In terms of how formal involvement of the devolved administrations can be best achieved, there are a number of potential options. For example, a formal process could be established whereby the devolved administrations are provided with a fixed amount of time to consider the implications of draft treaty agreements and provide feedback to the UK Government through a formal arrangement. This would ensure each devolved administration would have the opportunity to scrutinise prospective UK positions on issues or draft agreements, and draws upon the operation of the Joint Ministerial Committee (EU Negotiations) during Brexit. A shortcoming with this arrangement, however, was that the devolved administrations found that they had little scope for meaningful input into the UK Government’s negotiation strategy.
 Another approach could be to ensure the inclusion of representatives of the devolved administrations on a rolling basis throughout the preparatory and negotiation phases of treaty agreements being created. This would allow for both ex ante conversations with political representatives and officials in each of the devolved territories and continued engagement with the devolved administrations throughout treaty negotiation processes should happen where appropriate. This approach is reflected in the inclusion of representatives from the Northern Ireland Executive in UK teams involved in the implementation of the Protocol on Ireland/Northern Ireland under the terms of the New Decade, New Approach deal.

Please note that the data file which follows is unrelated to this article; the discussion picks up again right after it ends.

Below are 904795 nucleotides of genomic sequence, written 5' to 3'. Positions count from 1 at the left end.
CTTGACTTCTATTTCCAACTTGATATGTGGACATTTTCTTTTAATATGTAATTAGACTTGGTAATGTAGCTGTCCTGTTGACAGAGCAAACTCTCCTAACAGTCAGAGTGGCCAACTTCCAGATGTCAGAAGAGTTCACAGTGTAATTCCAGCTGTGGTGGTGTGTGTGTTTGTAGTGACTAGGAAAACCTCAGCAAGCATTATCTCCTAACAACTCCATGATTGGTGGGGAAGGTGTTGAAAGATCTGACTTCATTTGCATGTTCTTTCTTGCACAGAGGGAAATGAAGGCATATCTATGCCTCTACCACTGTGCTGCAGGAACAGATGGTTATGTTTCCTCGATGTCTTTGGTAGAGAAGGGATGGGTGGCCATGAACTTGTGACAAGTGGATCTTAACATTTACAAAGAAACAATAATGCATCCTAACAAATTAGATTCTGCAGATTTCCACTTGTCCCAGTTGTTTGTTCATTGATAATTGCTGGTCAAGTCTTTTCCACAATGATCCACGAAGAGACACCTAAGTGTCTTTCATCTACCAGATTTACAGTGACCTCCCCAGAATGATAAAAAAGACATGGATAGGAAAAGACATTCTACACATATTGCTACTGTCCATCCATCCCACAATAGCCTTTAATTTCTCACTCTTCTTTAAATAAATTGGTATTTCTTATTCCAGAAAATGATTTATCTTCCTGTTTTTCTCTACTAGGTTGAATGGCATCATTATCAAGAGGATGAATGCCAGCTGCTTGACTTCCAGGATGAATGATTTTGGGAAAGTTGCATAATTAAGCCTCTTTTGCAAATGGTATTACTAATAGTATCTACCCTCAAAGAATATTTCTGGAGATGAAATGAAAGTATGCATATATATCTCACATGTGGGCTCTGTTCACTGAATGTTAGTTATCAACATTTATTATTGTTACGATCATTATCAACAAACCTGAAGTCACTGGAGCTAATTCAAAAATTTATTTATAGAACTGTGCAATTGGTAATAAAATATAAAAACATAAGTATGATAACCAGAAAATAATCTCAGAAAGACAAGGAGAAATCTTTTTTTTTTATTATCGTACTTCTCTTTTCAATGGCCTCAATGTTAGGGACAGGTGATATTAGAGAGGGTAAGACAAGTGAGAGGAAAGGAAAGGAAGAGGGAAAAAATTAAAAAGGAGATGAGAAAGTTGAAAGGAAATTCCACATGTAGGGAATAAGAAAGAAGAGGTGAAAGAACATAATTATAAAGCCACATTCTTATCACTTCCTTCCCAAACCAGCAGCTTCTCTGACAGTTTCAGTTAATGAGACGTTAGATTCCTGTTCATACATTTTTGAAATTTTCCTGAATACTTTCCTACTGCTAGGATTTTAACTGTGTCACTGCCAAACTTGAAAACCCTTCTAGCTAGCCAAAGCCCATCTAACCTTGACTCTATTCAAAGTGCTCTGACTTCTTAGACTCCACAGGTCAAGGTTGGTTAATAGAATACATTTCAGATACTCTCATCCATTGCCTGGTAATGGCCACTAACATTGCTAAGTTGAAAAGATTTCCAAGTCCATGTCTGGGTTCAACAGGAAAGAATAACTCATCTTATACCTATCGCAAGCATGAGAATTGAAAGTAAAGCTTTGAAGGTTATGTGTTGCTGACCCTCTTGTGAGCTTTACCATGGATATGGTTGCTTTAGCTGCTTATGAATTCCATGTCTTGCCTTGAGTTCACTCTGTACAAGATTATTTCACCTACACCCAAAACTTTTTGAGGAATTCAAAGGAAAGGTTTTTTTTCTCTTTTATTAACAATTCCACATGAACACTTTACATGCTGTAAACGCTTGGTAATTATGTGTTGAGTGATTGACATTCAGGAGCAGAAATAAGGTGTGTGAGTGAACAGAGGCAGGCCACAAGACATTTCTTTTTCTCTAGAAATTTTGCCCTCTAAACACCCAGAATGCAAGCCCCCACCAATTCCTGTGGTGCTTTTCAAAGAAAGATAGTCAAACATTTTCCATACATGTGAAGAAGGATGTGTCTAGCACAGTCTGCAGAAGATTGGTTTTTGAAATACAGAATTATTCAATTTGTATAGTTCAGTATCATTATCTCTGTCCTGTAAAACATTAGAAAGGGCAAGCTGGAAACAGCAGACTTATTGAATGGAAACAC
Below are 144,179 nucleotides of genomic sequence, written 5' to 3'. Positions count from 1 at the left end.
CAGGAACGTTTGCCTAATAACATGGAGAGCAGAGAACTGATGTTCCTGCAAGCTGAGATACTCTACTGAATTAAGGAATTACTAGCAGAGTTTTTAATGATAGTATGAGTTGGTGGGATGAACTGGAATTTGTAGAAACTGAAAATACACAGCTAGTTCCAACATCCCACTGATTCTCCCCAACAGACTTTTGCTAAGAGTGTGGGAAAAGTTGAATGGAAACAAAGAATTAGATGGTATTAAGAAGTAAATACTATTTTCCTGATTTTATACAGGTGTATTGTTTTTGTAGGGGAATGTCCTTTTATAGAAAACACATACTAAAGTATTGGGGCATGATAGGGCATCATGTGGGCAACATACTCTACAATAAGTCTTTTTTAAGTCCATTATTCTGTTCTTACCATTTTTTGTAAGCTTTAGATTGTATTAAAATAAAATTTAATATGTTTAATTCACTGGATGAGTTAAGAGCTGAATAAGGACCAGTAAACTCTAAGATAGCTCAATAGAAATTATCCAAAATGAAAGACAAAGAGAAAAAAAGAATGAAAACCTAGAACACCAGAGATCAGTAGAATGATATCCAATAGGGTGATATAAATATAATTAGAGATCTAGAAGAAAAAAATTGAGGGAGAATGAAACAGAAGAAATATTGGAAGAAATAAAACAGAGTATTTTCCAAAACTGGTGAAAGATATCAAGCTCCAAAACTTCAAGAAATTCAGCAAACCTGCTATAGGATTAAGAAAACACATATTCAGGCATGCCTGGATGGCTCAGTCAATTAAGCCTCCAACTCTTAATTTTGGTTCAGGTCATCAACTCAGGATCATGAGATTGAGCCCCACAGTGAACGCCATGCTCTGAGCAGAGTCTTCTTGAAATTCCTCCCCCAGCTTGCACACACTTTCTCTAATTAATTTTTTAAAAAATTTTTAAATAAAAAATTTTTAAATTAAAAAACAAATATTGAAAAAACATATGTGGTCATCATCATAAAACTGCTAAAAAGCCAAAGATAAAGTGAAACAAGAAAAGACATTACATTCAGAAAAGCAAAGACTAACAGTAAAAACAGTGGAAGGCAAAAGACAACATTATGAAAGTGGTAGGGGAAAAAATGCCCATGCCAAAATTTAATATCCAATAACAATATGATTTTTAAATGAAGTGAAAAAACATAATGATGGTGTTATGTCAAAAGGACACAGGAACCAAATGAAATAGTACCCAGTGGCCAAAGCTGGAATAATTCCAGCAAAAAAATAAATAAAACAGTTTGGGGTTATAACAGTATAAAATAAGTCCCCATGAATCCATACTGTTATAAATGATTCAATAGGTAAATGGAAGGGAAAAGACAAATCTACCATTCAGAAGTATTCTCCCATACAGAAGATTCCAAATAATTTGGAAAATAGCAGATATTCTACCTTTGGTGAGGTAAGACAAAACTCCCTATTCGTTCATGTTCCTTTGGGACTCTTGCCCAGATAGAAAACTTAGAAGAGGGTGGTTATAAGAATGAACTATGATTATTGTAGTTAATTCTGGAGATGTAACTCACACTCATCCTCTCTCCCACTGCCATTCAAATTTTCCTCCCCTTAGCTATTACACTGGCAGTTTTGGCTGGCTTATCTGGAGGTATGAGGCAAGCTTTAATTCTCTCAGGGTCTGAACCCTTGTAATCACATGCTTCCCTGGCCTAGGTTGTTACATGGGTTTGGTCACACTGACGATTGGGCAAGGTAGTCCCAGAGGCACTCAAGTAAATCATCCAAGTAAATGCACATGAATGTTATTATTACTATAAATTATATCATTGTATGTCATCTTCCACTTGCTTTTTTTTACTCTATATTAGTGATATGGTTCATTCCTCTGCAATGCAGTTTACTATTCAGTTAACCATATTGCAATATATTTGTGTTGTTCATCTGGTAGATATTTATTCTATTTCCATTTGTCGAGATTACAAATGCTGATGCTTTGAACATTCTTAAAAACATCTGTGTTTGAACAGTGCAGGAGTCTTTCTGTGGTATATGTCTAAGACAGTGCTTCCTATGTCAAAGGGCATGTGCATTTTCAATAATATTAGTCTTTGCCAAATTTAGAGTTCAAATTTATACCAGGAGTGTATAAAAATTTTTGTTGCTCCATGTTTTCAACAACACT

An evident challenge with involving the devolved administrations to such an extent would be the sharing of information with them in order to facilitate constructive dialogue. Where confidential documents are involved, this could be problematic as sharing sensitive material across multiple administrations with diverging political views would risk information leaks, and could weaken confidence in negotiating partners. As such, it would be necessary to determine formal mechanisms for preserving confidentiality (such as a “reading room” arrangement).